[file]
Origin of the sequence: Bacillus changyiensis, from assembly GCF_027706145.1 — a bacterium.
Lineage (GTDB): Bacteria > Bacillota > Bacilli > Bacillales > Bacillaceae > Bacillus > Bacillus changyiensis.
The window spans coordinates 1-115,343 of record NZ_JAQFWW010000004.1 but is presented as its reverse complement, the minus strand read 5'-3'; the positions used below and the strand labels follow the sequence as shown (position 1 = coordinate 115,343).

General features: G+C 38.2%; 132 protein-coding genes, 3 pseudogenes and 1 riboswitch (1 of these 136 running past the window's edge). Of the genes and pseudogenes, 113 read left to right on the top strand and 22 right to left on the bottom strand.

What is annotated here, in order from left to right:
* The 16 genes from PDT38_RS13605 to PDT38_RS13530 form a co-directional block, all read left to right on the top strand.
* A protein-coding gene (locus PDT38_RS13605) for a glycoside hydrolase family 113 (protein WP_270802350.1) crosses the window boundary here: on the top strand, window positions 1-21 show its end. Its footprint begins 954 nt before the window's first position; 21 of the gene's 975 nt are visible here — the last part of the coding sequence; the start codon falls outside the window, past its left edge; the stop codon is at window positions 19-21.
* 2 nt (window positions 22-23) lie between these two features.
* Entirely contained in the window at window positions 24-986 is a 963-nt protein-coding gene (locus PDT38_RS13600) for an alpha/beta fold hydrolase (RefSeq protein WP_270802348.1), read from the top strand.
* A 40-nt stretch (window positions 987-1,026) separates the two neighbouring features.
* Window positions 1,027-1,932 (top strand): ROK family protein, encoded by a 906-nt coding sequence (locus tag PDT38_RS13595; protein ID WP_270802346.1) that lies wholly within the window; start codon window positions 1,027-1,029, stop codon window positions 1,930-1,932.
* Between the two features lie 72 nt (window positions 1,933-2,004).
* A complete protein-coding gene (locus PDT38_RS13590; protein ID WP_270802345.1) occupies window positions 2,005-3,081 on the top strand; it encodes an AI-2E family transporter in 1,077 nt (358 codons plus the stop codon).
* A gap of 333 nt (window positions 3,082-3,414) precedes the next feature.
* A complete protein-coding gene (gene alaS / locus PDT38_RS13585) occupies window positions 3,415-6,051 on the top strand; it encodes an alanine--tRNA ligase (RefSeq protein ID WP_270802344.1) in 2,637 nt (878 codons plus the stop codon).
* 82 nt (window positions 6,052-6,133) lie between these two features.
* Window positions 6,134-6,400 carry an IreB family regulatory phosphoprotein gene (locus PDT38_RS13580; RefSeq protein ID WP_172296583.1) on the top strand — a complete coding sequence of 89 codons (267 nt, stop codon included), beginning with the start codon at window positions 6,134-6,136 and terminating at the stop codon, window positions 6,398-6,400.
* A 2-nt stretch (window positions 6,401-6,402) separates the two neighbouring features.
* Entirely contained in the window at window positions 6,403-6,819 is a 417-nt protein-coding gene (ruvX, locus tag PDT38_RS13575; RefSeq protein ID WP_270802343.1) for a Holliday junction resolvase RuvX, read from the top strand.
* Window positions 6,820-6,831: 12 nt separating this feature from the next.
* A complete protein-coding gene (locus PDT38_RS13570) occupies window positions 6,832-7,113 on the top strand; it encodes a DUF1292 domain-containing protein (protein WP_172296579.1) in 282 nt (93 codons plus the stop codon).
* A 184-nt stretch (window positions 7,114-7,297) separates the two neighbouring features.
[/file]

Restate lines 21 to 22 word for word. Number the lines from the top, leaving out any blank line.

* A complete protein-coding gene (locus PDT38_RS13570) occupies window positions 6,832-7,113 on the top strand; it encodes a DUF1292 domain-containing protein (protein WP_172296579.1) in 282 nt (93 codons plus the stop codon).
* A 184-nt stretch (window positions 7,114-7,297) separates the two neighbouring features.